Maple Extract in Beer Works

This past weekend I was at 10K Brewing and got to sample their Maple Black Ale. I’ve had maple stouts before, most notable Sugar Shack from Third Street, and found them to be enjoyable. However, because maple syrup is pure sugar, and yeast eat sugar, you have to be very careful in how you brew your beer and when you add your maple syrup. If the yeast eat too much of it you end up with a little bit of maple essence, but not a big maple taste. If you kill the fermentation and just add it at kegging, it can sometimes be too cloying with a syrupy texture that doesn’t go well with beer.

However, at 10K I had one of the best maple beers I’ve ever had. I was so intrigued by how rich the maple flavor was I stopped the beertender and asked him about it. It turns out they use a maple extract for their flavoring. That way they get all of the maple goodness, but none of the sugar and sweetness. I was shocked by this, since as many who know me can tell you, I can taste chemical extracts like crazy. Many of the fruit ones are unpleasant to me, and they stick to my throat with a weird solvent taste that just doesn’t go with the fruit flavor.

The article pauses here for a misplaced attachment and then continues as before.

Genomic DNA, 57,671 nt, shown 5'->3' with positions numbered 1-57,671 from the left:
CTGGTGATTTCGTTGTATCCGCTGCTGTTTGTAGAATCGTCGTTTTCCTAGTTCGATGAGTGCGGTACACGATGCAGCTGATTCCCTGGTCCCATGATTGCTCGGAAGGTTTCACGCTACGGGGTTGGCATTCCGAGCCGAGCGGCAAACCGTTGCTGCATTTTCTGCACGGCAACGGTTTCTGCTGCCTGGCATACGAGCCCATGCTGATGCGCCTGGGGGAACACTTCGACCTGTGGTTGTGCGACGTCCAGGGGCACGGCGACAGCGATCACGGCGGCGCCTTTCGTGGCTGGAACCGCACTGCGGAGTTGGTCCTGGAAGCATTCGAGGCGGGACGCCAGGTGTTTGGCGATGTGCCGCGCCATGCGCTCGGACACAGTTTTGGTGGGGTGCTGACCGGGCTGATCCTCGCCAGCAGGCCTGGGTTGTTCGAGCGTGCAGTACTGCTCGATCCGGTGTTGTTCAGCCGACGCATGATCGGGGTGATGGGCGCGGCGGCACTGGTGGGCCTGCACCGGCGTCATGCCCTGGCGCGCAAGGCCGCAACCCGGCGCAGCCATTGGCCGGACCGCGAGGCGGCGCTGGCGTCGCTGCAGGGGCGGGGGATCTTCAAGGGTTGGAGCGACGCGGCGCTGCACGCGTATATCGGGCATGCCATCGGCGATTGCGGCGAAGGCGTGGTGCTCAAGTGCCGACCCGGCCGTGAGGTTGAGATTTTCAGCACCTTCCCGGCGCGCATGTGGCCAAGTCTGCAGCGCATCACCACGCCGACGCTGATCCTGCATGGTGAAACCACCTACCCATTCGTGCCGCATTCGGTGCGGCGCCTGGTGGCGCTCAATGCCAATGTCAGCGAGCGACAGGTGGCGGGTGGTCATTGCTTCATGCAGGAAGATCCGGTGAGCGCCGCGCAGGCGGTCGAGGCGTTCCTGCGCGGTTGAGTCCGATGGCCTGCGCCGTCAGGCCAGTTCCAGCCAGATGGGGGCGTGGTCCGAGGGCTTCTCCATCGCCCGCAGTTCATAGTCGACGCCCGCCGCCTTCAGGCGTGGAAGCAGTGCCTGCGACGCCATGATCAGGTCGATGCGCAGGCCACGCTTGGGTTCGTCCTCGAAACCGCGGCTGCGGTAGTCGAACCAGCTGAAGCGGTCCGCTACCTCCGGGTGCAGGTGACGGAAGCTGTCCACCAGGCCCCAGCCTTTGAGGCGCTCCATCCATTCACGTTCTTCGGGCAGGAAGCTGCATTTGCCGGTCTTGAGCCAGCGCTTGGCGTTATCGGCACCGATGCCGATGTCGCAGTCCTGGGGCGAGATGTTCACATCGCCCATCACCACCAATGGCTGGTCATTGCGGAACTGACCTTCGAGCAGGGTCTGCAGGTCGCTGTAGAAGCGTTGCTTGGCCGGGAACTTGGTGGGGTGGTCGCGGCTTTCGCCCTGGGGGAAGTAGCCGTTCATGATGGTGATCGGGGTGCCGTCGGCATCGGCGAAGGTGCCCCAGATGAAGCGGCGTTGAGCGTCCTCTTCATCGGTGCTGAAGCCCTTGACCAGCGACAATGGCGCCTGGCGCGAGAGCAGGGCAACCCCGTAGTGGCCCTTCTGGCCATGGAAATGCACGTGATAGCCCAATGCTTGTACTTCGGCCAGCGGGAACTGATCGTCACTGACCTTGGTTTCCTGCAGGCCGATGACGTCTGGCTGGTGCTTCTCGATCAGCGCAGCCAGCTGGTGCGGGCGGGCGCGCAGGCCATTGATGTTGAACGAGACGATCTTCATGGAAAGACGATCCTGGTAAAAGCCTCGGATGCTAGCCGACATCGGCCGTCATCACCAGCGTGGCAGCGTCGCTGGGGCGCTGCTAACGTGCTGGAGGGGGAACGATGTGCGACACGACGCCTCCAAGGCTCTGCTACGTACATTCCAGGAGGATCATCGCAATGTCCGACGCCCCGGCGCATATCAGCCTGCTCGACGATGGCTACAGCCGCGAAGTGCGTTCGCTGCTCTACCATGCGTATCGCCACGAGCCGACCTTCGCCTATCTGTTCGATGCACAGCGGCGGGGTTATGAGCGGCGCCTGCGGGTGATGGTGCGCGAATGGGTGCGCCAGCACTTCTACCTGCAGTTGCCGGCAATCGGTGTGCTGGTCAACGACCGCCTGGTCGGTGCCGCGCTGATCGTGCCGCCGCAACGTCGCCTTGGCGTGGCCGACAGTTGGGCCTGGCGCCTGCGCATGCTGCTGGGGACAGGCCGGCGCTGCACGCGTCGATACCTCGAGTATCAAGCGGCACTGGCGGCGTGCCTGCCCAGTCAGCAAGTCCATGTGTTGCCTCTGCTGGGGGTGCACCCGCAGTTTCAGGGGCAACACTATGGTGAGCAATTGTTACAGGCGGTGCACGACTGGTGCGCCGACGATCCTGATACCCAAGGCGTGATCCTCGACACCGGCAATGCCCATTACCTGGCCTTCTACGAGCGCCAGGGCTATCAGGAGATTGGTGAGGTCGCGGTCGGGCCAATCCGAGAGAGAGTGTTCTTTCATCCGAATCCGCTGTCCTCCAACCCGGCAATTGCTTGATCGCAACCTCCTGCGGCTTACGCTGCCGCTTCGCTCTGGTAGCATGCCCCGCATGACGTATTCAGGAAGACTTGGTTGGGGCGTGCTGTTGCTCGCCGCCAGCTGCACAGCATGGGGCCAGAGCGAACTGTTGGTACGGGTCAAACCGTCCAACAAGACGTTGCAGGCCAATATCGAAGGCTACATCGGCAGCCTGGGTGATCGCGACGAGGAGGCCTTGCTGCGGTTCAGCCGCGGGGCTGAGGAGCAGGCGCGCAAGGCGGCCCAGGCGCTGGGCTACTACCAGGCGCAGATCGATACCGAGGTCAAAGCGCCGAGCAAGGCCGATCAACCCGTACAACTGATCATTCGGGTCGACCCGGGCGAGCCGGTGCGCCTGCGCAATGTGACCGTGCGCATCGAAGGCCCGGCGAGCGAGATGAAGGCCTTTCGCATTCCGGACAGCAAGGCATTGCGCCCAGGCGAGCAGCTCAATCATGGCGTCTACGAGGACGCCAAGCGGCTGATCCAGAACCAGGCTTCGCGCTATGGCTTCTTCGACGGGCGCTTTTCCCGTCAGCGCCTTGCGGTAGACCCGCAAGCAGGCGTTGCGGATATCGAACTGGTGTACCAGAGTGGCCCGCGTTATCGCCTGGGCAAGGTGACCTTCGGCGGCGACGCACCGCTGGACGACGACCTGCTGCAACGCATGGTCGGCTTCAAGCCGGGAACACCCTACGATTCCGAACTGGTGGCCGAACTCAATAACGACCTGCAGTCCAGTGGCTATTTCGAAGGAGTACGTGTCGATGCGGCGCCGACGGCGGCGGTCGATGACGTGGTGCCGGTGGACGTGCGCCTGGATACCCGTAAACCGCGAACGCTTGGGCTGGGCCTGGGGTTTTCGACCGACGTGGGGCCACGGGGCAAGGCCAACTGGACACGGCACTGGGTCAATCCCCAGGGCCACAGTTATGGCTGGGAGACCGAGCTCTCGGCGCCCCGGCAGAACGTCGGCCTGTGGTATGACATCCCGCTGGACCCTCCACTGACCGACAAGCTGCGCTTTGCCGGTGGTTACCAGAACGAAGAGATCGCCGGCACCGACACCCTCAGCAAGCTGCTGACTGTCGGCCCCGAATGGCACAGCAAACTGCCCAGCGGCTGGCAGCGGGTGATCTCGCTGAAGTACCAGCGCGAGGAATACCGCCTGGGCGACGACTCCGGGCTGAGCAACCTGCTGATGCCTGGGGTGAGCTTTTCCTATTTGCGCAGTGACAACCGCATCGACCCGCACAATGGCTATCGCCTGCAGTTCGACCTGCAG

That was until I had this maple beer. I got none of the chemical taste, and instead it was just pure maple goodness. I need to try brewing with this at home sometime, in particular my black ale. I think this could be a great winter beer for the cold months when maple flavors are comforting and warm.



Beer, running, and geeky things.

2 thoughts on “Maple Extract in Beer Works

    1. Extracts can be added after fermentation because it’s just a flavor additive. I’ve never done maple myself so I am not sure the quantities, but I would guess 3-4oz

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